PARIS - Playing at the French Open as defending champion for the first time, Roger Federer gave the crowd plenty to cheer about yesterday, dipping into his considerable repertoire of shotmaking in a 6-4, 6-1, 6-2 victory over 71st-ranked Peter Luczak of Australia.

With the end result far from in doubt, Federer turned the outing into a glorified practice session. He closed one extended exchange by slicing a backhand with so much spin that, after landing, the ball darted back toward the net, away from Luczak. Federer acknowledged the cheers by raising an index finger, lest somebody forget he's No. 1.

"If it was anyone else, I'd be getting pretty angry," said Luczak, whose career mark in Grand Slam matches fell to 5-14. "He just had me on a string and just [was] toying with me at the end. I think he was enjoying it."

Federer made only 11 unforced errors, won 50 of 64 points on his serve and faced one break point, which he saved.

"I was pretty relaxed," said Federer, who can tie Pete Sampras' record of 286 total weeks at No. 1 in the rankings June 7. "It was like a perfect match to get off the French Open campaign, really."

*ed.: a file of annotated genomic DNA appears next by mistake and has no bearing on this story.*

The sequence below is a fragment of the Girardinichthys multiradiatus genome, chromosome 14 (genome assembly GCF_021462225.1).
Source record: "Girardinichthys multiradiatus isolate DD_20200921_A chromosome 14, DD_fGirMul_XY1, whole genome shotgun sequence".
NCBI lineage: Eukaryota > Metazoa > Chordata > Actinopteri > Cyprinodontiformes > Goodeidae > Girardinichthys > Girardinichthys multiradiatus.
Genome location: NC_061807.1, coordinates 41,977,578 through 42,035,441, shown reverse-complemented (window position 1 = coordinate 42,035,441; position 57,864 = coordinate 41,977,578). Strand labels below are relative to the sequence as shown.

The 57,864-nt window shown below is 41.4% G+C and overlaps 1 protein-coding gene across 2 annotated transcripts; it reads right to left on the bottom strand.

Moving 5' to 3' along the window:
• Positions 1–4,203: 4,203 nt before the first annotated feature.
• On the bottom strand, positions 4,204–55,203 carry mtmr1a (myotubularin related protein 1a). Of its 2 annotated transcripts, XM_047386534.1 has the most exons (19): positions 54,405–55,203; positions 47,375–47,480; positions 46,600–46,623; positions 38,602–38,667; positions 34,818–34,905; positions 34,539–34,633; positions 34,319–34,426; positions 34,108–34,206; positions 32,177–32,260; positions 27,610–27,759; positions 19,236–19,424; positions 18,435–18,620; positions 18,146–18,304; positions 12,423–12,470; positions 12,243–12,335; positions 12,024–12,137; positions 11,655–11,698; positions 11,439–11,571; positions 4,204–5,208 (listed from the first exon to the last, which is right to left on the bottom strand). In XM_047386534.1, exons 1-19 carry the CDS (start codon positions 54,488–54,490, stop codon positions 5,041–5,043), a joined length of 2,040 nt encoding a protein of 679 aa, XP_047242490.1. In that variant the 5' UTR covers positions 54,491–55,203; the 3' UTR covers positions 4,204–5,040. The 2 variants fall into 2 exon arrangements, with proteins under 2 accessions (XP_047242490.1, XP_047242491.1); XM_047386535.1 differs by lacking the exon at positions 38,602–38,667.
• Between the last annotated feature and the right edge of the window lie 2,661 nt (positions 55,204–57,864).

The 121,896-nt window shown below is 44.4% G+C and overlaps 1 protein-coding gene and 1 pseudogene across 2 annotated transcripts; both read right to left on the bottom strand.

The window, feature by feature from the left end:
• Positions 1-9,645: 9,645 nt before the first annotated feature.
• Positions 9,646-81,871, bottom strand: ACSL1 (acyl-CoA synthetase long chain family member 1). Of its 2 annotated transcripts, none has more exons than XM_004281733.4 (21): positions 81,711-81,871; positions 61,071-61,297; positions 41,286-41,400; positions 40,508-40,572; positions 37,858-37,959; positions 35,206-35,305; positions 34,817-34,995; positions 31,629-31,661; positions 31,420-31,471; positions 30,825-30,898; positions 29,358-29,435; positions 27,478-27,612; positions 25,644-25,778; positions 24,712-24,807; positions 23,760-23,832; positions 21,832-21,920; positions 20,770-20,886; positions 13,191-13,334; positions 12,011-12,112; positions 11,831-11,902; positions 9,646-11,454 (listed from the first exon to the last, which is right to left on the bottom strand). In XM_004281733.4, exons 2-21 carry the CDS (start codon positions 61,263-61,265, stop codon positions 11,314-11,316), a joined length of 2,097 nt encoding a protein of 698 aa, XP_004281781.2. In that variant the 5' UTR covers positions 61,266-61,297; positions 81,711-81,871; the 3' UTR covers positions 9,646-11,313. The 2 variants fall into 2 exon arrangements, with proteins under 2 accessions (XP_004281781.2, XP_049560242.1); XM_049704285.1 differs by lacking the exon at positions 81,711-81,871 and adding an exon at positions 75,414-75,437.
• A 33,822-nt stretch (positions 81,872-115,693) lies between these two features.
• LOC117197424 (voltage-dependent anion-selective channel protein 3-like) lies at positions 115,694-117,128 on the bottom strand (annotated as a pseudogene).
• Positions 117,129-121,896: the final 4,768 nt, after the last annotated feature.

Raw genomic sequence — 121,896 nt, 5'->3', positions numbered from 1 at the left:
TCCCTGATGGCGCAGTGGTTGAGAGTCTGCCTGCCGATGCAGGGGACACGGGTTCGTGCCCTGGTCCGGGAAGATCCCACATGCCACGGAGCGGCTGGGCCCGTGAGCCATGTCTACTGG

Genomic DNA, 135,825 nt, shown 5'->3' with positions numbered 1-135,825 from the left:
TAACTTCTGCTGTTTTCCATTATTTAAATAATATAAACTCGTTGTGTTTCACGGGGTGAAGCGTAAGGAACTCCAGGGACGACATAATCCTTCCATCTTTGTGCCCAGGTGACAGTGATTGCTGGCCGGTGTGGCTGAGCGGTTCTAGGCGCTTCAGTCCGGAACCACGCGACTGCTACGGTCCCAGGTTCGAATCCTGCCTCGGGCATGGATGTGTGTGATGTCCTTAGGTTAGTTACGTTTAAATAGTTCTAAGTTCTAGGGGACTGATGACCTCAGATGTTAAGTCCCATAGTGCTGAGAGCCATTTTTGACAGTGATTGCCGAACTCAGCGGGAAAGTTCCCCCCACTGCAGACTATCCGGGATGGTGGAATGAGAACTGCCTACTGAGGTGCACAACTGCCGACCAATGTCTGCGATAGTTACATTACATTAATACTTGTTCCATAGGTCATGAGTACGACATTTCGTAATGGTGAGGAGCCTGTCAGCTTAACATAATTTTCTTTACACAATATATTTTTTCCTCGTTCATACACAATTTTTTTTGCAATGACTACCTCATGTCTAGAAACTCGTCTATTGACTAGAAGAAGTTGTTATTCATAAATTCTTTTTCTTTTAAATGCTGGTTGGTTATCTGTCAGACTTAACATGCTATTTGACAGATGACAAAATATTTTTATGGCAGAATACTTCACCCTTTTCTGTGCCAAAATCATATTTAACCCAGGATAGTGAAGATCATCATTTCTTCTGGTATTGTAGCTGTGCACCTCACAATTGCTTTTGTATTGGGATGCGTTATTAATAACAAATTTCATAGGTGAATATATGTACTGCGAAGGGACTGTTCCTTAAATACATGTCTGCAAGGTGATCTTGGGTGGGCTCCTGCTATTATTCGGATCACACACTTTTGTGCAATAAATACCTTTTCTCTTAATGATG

Other top players - even those who also won - were less pleased with their performances on Day 2, when a searing sun carried the temperature into the 80s and made the most grueling of tennis' surfaces even more of a test of fitness.

The No. 1-ranked woman, Serena Williams, for example, found little to smile about after following Federer into the main stadium and beating Stefanie Voegele of Switzerland 7-6 (2), 6-2.

"I definitely didn't feel good about it," said Williams, who counts the 2002 French Open among her 12 major championships. "At least I won. I think I'm still in the tournament; that's what matters."

She compiled 10 aces, converted 3 of 3 break points and accumulated a 28-13 edge in winners. Asked what pleased her about the way she played, Williams replied: "Across the board, nothing, really, just to be honest."

It was not the sort of afternoon for long outings, but some players just can't seem to help themselves, such as No. 4 Andy Murray and former top-10 player Richard Gasquet of France. Gasquet started well, but Murray finished well and won 4-6, 6-7 (5), 6-4, 6-2, 6-1.

Two seeded Spaniards lost, No. 21 Tommy Robredo and No. 27 Feliciano Lopez, while yesterday's winners included No. 3 Novak Djokovic, No. 12 Fernando Gonzalez, No. 13 Gael Monfils, No. 14 Ivan Ljubicic, No. 19 Nicolas Almagro, No. 25 Marcos Baghdatis, and three U.S. men: No. 17 John Isner, Taylor Dent and Mardy Fish.

There were zero notable upsets among the women, and Williams will be joined in the second round by No. 3 Caroline Wozniacki, No. 4 Jelena Jankovic, No. 5 Elena Dementieva, No. 7 Sam Stosur, No. 8 Agnieszka Radwanska, No. 11 Li Na, No. 17 Francesca Schiavone and No. 24 Lucie Safarova.